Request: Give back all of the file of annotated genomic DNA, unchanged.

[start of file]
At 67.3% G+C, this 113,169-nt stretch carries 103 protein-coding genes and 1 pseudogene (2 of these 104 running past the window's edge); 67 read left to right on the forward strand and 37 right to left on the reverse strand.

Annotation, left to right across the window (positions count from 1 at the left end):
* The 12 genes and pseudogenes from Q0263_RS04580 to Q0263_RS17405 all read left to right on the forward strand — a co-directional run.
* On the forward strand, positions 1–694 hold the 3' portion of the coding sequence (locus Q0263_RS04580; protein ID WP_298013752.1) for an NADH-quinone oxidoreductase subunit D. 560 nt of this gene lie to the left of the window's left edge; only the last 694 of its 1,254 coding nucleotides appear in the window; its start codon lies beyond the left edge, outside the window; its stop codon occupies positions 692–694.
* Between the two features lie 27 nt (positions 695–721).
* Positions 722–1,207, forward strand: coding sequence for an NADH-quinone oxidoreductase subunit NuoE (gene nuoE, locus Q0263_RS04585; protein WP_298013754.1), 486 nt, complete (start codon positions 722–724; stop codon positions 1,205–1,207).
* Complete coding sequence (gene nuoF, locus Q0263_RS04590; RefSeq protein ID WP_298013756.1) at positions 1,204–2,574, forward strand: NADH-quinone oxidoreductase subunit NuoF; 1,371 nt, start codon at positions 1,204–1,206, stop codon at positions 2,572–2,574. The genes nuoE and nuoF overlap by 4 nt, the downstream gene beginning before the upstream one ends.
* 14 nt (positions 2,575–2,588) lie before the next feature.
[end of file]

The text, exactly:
At 67.3% G+C, this 113,169-nt stretch carries 103 protein-coding genes and 1 pseudogene (2 of these 104 running past the window's edge); 67 read left to right on the forward strand and 37 right to left on the reverse strand.

Annotation, left to right across the window (positions count from 1 at the left end):
* The 12 genes and pseudogenes from Q0263_RS04580 to Q0263_RS17405 all read left to right on the forward strand — a co-directional run.
* On the forward strand, positions 1–694 hold the 3' portion of the coding sequence (locus Q0263_RS04580; protein ID WP_298013752.1) for an NADH-quinone oxidoreductase subunit D. 560 nt of this gene lie to the left of the window's left edge; only the last 694 of its 1,254 coding nucleotides appear in the window; its start codon lies beyond the left edge, outside the window; its stop codon occupies positions 692–694.
* Between the two features lie 27 nt (positions 695–721).
* Positions 722–1,207, forward strand: coding sequence for an NADH-quinone oxidoreductase subunit NuoE (gene nuoE, locus Q0263_RS04585; protein WP_298013754.1), 486 nt, complete (start codon positions 722–724; stop codon positions 1,205–1,207).
* Complete coding sequence (gene nuoF, locus Q0263_RS04590; RefSeq protein ID WP_298013756.1) at positions 1,204–2,574, forward strand: NADH-quinone oxidoreductase subunit NuoF; 1,371 nt, start codon at positions 1,204–1,206, stop codon at positions 2,572–2,574. The genes nuoE and nuoF overlap by 4 nt, the downstream gene beginning before the upstream one ends.
* 14 nt (positions 2,575–2,588) lie before the next feature.